• Behind-the-scenes power struggles over the future of the monarchy will continue even after the succession process is settled.
• A weak monarch will magnify the military’s historical role as Thailand’s ultimate arbiter of power.
• Rifts in the military would exacerbate the immense uncertainty around Thailand’s delicate political transition.
Thailand’s royal succession is not going according to the junta’s plan. When revered King Bhumibol Adulyadej died Oct. 13 after 70 years on the throne, he left behind a power vacuum that could shake the country to its core. Almost immediately after the king’s death became public, the leader of the Thai junta, Gen. Prayuth Chan-ocha, announced that Crown Prince Maha Vajiralongkorn, whom the late king named as his heir in 1972, would take the throne. Despite the crown prince’s unpopularity and scandalous reputation, his appointment came as a relief, ostensibly settling the contentious issue of royal succession after years of uncertainty helped to fuel the country’s cyclical political unrest. But a few hours later, Prayuth stunned observers by revealing that the crown prince had allegedly requested time to mourn before taking the throne. In the meantime, the chief of Thailand’s Privy Council, 96-year-old retired Gen. Prem Tinsulanonda, will serve as regent pro tempore — perhaps for as long as a year.
Though it is not uncommon for a coronation ceremony to be delayed or for a regent to carry out royal duties in the absence of the Thai king, the crown prince’s dubious decision to defer accession is unprecedented. The delay has renewed long-held fears of a contested royal succession, which could prove deeply destabilizing for Thailand. The most pressing question — who will assume the throne — will probably be resolved in the coming months, as Prayuth suggested last Tuesday Oct. 18. But the more important details of succession — what degree of power the next monarch will wield, and to the benefit or detriment of which factions in Thai society — will take much longer to crystallize. The interregnum will shed light on the junta’s ability to fill the void as Thailand enters a phase of immense political uncertainty and transition.
Why succession matters
To understand how an empty or weakened throne could destabilize Thailand, one must first understand the role the monarchy plays in the country’s political landscape. The Thai crown has relatively little power or ability to act independently. Instead, it derives influence primarily from the goodwill it has cultivated among other parts of Thai society — the public, the military, the bureaucracy, the business world, and the political class — and from its carefully managed reputation for neutrality and altruism. More than a single man or dynasty, the monarchy is a network of interests in symbiosis with the desires of other elements of Thai society. At the center is the Privy Council, which acts as the voice of the monarchy and serves as an informal politburo, using its members’ existing political networks and influence to help the monarch maneuver.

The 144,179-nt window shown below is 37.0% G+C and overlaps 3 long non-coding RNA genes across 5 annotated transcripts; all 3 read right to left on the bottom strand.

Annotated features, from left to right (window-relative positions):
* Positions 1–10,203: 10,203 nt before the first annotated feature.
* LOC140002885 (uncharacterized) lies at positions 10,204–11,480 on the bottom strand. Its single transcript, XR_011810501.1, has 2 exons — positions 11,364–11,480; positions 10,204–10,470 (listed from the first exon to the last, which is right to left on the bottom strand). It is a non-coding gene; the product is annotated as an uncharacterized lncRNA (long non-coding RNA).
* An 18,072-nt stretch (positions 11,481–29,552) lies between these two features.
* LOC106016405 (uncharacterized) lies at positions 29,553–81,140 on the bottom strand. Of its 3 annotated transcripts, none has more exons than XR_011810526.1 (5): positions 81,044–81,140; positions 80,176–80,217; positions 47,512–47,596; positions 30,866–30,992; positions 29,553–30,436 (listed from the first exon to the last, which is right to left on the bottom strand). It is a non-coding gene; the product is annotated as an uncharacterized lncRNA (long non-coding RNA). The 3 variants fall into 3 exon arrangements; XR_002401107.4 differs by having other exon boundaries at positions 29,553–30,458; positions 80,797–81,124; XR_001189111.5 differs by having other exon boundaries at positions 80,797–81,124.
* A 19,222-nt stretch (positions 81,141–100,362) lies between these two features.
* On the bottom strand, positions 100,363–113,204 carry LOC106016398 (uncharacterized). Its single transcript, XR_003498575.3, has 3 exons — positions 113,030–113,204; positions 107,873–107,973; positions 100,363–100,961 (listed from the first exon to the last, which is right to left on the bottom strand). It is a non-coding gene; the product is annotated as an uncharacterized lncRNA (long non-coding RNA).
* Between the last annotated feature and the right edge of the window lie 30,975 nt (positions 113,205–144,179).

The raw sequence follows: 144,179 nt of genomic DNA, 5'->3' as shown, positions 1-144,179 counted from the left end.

In Thailand’s intricate political system, the monarchy functions primarily as a counterbalance. By lending legitimacy to new governments, whether civilian or military, it ensures that those who want power seek its approval — or at least try to avoid incurring its disapproval. It wields power sparingly and often indirectly, intervening only when it is clear that all sides will consent to it. To be openly opposed would put its centrality at risk. This approach affords it the clout to function as a unifying court of last resort that Thailand’s various factions can turn to in times of crisis.
But the empty throne indicates the system that revolves around the crown is in flux. This will make it difficult for the monarchy to resume its historical role and balance the business, political and military factions already trying to curry favor with the next monarch. In the meantime, the junta will try to bear the burden of restoring Thailand’s political balance and guiding the country forward.
The junta’s goals
Since taking power in the 2014 coup, the junta’s main goal has been to remold the Thai political system to prevent populist politicians such as former Prime Minister Thaksin Shinawatra from amassing power and upending the country’s long-established order. Its new constitution, which was approved in a referendum in August and requires royal endorsement, is designed to “manage democracy” by reducing the power of elected governments and making it easier for the military and judiciary to intervene in times of unrest. In theory, this system, similar to one military-backed governments established in the 1980s, would allow for more stable long-term policymaking, shielded from the political paralysis that Thailand so often experiences.